Kimball Takes a Stance on Meat

Ethan Bachand ’22

News Editor

On Monday, October 29, the Kimball Main Dining Hall provided a meat free menu in order to promote a healthier style of living. While the day was met with mixed reactions from students, the plan is for this to become a more frequent event.

In an attempt to make people more environmentally conscious of their food choices, all meat was removed from the menu and was supplemented with a vegetarian menu. The program was only instituted in the main dining hall, with locations such as Crossroads and the D’Agostino Cafe serving meat products.

Marty Dudek, the Associate Director of Dining at Holy Cross, stated that the day was inspired by a combination of factors. “We were approached by a group of students from the SGA that were interested in doing a meatless monday,” he said. “It’s been a trend that has been going on at college campuses for a few years now. We had a conversation a couple of years ago about it, we decided not to at that point, but this time we said we would give it a try.”

Along with Holy Cross, other schools that participate in meatless monday include American University, Villanova University, and many more.

However, there was significant push back from the student body. Students were not happy to find no meat in the main dining hall, forcing them to either settle for a vegetarian meal or go to another location on campus.

Marty Dudek recognized the challenge in popularity of the program, saying that “Something we heard through the dining hall today was just ‘Why?’ or, ‘You’ve taken away all our protein today, that’s not a good thing.’ Our dietitian Alyssa is going through and going to mark up the menu, so if we do it again we can have it out there so that people can understand that quinoa is full of protein, because if you only think that you can get protein from animal products then today you think you’re getting no protein.”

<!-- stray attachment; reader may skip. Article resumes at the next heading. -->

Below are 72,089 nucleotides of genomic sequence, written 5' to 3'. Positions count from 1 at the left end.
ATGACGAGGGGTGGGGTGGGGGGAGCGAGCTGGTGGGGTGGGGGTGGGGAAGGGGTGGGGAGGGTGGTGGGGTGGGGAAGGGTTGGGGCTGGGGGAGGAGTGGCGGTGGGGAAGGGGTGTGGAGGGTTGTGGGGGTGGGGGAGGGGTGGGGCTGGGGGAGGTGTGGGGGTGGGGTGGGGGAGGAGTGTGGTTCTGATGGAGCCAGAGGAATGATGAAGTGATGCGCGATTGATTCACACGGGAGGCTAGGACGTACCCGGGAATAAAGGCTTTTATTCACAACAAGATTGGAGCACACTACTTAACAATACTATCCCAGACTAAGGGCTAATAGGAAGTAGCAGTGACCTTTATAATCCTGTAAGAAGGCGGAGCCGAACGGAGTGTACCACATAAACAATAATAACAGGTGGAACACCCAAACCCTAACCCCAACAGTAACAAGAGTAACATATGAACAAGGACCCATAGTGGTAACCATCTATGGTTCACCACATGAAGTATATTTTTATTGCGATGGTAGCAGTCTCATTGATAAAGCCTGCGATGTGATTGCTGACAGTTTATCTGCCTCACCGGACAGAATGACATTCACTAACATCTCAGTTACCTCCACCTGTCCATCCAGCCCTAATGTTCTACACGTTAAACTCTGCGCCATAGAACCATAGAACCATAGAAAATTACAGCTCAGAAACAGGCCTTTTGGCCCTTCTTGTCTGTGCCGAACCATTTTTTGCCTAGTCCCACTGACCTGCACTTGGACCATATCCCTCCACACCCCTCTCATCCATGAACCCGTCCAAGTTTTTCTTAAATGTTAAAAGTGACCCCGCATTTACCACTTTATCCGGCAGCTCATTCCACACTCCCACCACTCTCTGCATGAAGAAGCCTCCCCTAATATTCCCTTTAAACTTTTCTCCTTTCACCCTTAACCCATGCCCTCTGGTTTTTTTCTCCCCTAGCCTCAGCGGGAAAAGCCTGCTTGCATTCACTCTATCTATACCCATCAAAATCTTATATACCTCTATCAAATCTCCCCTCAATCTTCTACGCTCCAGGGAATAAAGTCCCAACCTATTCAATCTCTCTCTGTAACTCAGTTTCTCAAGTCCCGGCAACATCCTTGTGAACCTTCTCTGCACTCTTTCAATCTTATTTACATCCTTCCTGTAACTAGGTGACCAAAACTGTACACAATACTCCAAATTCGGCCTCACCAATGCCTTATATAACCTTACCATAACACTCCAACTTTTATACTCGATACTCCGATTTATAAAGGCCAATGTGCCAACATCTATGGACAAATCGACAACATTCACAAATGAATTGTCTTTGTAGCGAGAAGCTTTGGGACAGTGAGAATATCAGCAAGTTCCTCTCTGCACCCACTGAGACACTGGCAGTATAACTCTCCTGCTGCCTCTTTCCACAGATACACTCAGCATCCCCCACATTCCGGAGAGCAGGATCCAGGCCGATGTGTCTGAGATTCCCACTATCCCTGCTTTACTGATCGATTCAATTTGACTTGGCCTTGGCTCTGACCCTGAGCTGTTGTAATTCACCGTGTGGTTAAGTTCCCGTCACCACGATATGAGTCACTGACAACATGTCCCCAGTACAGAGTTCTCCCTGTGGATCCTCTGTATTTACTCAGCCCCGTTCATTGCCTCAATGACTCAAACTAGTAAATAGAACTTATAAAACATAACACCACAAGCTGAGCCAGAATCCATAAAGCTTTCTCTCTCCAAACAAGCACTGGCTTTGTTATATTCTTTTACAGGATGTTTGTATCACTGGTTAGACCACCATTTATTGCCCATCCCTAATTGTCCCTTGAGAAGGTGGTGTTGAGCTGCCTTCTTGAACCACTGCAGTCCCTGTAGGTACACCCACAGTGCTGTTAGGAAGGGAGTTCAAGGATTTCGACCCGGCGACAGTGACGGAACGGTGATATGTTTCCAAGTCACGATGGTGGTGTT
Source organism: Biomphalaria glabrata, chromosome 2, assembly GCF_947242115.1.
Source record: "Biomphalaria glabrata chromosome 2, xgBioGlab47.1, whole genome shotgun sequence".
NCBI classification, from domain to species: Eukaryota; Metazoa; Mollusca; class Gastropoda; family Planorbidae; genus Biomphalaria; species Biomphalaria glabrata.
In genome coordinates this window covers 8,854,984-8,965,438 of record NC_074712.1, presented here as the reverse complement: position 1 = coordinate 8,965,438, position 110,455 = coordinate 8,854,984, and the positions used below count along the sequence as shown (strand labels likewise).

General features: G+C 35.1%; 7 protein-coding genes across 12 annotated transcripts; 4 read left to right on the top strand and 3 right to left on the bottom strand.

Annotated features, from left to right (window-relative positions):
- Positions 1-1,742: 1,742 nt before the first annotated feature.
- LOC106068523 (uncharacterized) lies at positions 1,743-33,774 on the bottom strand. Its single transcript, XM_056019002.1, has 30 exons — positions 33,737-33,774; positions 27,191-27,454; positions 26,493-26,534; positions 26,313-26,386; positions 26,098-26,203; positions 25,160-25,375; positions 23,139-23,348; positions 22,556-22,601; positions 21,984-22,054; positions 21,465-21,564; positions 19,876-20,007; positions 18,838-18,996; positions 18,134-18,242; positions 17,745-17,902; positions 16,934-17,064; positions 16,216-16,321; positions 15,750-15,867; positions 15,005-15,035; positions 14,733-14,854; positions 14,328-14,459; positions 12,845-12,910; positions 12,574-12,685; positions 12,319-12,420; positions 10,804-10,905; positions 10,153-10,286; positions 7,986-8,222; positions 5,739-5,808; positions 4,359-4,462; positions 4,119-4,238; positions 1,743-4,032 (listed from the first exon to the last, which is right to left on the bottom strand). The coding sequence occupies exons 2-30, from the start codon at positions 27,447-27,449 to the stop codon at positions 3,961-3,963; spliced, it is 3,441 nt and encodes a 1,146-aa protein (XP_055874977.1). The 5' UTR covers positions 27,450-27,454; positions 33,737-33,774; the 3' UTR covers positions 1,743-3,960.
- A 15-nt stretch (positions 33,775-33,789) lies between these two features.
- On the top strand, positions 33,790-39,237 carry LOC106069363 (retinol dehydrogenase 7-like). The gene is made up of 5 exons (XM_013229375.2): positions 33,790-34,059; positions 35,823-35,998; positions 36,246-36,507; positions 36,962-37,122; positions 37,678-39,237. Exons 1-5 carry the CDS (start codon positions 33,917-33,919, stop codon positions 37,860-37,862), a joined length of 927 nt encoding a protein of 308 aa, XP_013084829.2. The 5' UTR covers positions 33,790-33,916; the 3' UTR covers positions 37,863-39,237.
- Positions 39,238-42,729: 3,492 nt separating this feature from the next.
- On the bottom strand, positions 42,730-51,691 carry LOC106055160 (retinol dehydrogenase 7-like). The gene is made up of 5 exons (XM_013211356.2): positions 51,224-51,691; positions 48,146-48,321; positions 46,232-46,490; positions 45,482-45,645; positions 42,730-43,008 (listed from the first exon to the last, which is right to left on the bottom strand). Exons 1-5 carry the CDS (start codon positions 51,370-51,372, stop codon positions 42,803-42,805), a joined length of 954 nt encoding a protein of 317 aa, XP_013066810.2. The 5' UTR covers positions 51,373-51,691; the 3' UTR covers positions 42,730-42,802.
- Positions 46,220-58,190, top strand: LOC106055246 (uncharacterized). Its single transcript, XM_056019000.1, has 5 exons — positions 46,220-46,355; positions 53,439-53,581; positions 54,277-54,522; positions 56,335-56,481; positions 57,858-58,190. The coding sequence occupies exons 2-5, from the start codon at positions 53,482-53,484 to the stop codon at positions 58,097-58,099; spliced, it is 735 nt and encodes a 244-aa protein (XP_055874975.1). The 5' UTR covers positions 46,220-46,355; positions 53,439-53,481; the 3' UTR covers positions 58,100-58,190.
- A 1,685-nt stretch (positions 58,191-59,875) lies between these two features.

Other students fully embraced the program, offering a different viewpoint on the day. Junior Adam Coshal saw the day as a promotion for a vegetarian diet rather than a confiscation of meat products, saying, “I thought meatless Monday was great. It was a nice way for SGA to show that vegan and vegetarian options are accessible in the dinning hall, and it was a great way to show that folks can actually survive with that type of food in them. I feel like people don’t usually think about vegetarian and vegan options as things that are accessible and tasty, so it was a good way to show both options.”

At the end of his interview, Mr. Dudek confirmed that there are plans to continue the program, hopefully even expanding it in the future. While some students viewed the day as problematic, the thing that cannot be disputed is both Dining Services’ and SGA’s successful attempt at improving the lives of the student body.

Photo courtesy of Holy Cross

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